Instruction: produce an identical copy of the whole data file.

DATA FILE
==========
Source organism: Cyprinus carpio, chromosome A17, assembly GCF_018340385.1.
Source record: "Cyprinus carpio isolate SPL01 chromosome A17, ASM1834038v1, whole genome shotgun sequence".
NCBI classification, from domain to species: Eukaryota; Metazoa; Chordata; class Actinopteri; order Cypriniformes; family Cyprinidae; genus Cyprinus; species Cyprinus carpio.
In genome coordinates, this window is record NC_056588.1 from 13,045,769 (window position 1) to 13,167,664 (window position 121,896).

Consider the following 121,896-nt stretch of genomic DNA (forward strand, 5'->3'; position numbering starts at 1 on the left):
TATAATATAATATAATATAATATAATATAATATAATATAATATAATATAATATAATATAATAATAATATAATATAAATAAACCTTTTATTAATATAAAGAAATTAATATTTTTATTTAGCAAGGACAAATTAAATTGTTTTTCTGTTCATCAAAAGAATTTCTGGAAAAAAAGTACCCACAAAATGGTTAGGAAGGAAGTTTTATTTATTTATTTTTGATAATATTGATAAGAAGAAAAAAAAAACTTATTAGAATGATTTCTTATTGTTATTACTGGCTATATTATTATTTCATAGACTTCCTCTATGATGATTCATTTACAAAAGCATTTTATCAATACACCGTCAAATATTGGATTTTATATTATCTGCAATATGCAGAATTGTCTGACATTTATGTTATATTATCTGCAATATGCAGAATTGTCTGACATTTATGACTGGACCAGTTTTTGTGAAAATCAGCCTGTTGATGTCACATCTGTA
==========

Source organism: Cyprinus carpio, chromosome A17, assembly GCF_018340385.1.
Source record: "Cyprinus carpio isolate SPL01 chromosome A17, ASM1834038v1, whole genome shotgun sequence".
NCBI classification, from domain to species: Eukaryota; Metazoa; Chordata; class Actinopteri; order Cypriniformes; family Cyprinidae; genus Cyprinus; species Cyprinus carpio.
In genome coordinates, this window is record NC_056588.1 from 13,045,769 (window position 1) to 13,167,664 (window position 121,896).

Consider the following 121,896-nt stretch of genomic DNA (forward strand, 5'->3'; position numbering starts at 1 on the left):
TATAATATAATATAATATAATATAATATAATATAATATAATATAATATAATATAATATAATAATAATATAATATAAATAAACCTTTTATTAATATAAAGAAATTAATATTTTTATTTAGCAAGGACAAATTAAATTGTTTTTCTGTTCATCAAAAGAATTTCTGGAAAAAAAGTACCCACAAAATGGTTAGGAAGGAAGTTTTATTTATTTATTTTTGATAATATTGATAAGAAGAAAAAAAAAACTTATTAGAATGATTTCTTATTGTTATTACTGGCTATATTATTATTTCATAGACTTCCTCTATGATGATTCATTTACAAAAGCATTTTATCAATACACCGTCAAATATTGGATTTTATATTATCTGCAATATGCAGAATTGTCTGACATTTATGTTATATTATCTGCAATATGCAGAATTGTCTGACATTTATGACTGGACCAGTTTTTGTGAAAATCAGCCTGTTGATGTCACATCTGTA